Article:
Put to the test

By and |  February 3, 2015

A massive portable cone crusher helps a West Coast producer maintain production while moving from site to site.

Few producers ever get a chance to work closely with a manufacturer to help research and develop a product.

J.L. Storedahl & Sons Inc. was recently given this chance, specifically to test the largest cone crusher one manufacturer makes. The opportunity was too good for the producer to pass up.

J.L. Storedahl, which is located about three hours from KPI-JCI and Astec Mobile Screens’ Oregon manufacturing facility, first considered a partnership with the manufacturer when it began searching for a portable, heavy-duty, 500-hp cone crusher in 2013. After meeting with Astec AggReCon West, a KPI-JCI and Astec Mobile Screens dealer based in Eugene, Ore., J.L. Storedahl determined it would test one of the company’s new Kodiak Plus K500+ cone crushers in exchange for providing feedback on the machine’s performance.

Although the arrangement was initially intended to last four to five months, the company is still using the cone crushing plant today – nearly two years later – and has installed a second Kodiak Plus K500+ cone crusher on site.

“It’s been a long learning experience and it’s been great,” Kimball Storedahl says. “The factory has been wonderful to work with – very energetic, very conscientious, very engaged. I don’t think we could have partnered with anybody that could have been more pleasurable to work with on a day-to-day basis.”

Collaborative effort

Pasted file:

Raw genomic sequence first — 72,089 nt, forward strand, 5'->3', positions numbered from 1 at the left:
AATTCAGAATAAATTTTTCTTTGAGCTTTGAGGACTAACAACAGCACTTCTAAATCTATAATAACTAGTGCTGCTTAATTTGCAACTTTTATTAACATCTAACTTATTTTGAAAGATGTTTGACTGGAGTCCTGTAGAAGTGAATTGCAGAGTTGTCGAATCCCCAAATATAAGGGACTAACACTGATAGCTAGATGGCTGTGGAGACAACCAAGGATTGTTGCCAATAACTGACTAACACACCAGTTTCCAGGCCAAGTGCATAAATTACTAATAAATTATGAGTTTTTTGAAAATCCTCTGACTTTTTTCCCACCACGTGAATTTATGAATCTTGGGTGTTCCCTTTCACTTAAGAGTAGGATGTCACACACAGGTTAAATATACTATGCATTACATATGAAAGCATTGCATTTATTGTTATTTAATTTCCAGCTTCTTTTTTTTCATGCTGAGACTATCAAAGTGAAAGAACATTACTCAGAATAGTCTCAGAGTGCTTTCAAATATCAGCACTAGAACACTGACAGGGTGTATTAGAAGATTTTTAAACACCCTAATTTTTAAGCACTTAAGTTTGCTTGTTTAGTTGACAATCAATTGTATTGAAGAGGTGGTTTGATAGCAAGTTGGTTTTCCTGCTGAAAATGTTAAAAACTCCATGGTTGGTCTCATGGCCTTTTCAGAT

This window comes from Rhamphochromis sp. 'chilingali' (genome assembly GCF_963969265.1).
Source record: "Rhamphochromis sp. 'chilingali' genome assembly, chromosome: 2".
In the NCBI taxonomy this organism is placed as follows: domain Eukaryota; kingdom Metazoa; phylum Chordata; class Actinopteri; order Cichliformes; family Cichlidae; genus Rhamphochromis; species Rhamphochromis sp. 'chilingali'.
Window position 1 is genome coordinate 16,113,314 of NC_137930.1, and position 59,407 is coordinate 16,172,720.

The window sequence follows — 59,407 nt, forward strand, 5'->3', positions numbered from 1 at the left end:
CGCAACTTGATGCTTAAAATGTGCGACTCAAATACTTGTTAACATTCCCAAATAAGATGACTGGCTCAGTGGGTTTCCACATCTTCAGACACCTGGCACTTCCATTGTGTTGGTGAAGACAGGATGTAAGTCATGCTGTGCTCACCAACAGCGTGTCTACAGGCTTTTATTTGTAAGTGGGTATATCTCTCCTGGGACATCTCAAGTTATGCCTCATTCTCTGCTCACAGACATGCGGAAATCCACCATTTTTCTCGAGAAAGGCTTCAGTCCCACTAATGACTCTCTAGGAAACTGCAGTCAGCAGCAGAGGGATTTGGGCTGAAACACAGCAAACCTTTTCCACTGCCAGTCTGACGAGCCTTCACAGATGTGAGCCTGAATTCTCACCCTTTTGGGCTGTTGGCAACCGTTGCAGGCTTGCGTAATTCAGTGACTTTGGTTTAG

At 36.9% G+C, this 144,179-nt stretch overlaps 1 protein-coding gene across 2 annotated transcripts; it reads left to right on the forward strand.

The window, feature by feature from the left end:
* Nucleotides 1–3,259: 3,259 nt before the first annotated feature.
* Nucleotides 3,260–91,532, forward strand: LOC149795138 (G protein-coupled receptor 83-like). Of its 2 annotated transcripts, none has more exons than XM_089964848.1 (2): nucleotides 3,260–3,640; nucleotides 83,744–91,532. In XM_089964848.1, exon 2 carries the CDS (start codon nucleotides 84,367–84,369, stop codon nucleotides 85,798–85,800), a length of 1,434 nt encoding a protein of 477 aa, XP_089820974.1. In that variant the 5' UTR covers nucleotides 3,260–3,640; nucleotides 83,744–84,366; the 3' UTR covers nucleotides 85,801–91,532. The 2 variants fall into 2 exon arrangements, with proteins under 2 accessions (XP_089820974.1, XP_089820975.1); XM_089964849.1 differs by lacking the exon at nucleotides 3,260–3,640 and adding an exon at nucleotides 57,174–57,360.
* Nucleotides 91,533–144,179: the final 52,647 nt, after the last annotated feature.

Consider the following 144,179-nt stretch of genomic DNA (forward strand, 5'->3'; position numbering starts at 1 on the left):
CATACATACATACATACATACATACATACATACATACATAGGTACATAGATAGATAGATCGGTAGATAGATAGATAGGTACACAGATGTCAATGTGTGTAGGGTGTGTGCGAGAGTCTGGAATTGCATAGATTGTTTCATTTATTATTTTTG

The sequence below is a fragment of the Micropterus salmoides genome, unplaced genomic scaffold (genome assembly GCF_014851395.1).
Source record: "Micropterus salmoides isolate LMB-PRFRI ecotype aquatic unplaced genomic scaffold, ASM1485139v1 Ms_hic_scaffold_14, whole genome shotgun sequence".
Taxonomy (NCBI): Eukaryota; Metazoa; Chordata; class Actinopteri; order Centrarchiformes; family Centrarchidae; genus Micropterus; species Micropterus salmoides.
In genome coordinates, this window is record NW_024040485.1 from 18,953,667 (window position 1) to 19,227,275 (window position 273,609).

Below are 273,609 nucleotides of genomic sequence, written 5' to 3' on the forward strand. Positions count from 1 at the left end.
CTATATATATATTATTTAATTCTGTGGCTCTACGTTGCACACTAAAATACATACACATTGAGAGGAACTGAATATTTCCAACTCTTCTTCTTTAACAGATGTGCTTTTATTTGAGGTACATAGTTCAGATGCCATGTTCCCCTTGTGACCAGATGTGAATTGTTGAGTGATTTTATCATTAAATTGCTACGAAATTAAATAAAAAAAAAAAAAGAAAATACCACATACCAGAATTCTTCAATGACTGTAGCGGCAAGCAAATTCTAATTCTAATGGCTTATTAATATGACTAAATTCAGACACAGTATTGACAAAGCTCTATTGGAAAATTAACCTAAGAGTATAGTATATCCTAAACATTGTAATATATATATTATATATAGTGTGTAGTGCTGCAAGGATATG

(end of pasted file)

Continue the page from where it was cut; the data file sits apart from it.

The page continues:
J.L. Storedahl & Sons’ relationship with KPI-JCI and Astec Mobile Screens stems back to 1999, when the producer purchased its first screen from a distributor in Portland, Ore.

J.L. Storedahl currently uses four screens from KPI-JCI and Astec Mobile Screens. The models it uses are a 7-ft. x 20-ft. triple-deck finish screen; a 6-ft. x 16-ft. triple-deck medium-duty scalper; a 6-ft. x 16-ft. double-deck medium-duty scalper; and a 6-ft. x 16-ft. triple-deck finish screen.

Because J.L. Storedahl was satisfied with the performances of those machines, as well as its relationship with the manufacturing facility, Kimball says a logical move was for his company to turn to KPI-JCI and Astec Mobile Screens when it sought a high-production portable cone crushing plant.

At the time, KPI-JCI and Astec Mobile Screens was searching for a nearby producer to run additional testing on its new Kodiak Plus K500+ cone crusher. J.L. Storedahl offered an assortment of sites processing a variety of materials, so it was a natural fit, says Jeff Schwarz, president of KPI-JCI and Astec Mobile Screens’ Oregon manufacturing facility.

“With the Storedahl family being just three hours north of the manufacturing facility, we were able to interact with them quite a bit, understand their operation and know that the K500+ was going to be successful in their portable setup,” Schwarz says. “It’s really been a unique situation where we’ve been able to interact with them on a day-to-day basis and be really involved with the Storedahl family that’s out in the plants running the machines every day. They’re truly exceptional operators and some of the best crushing people we know.”

The equipment

According to KPI-JCI and Astec Mobile Screens, the K500+ is the latest addition to the Kodiak Plus cone crusher family, which previously consisted of three models: the K200+, K300+ and K400+. The K500+ model features a precision roller-bearing design and fills a demand for larger secondary and tertiary cone crushers that high-production aggregate producers and mining companies use, Schwarz says.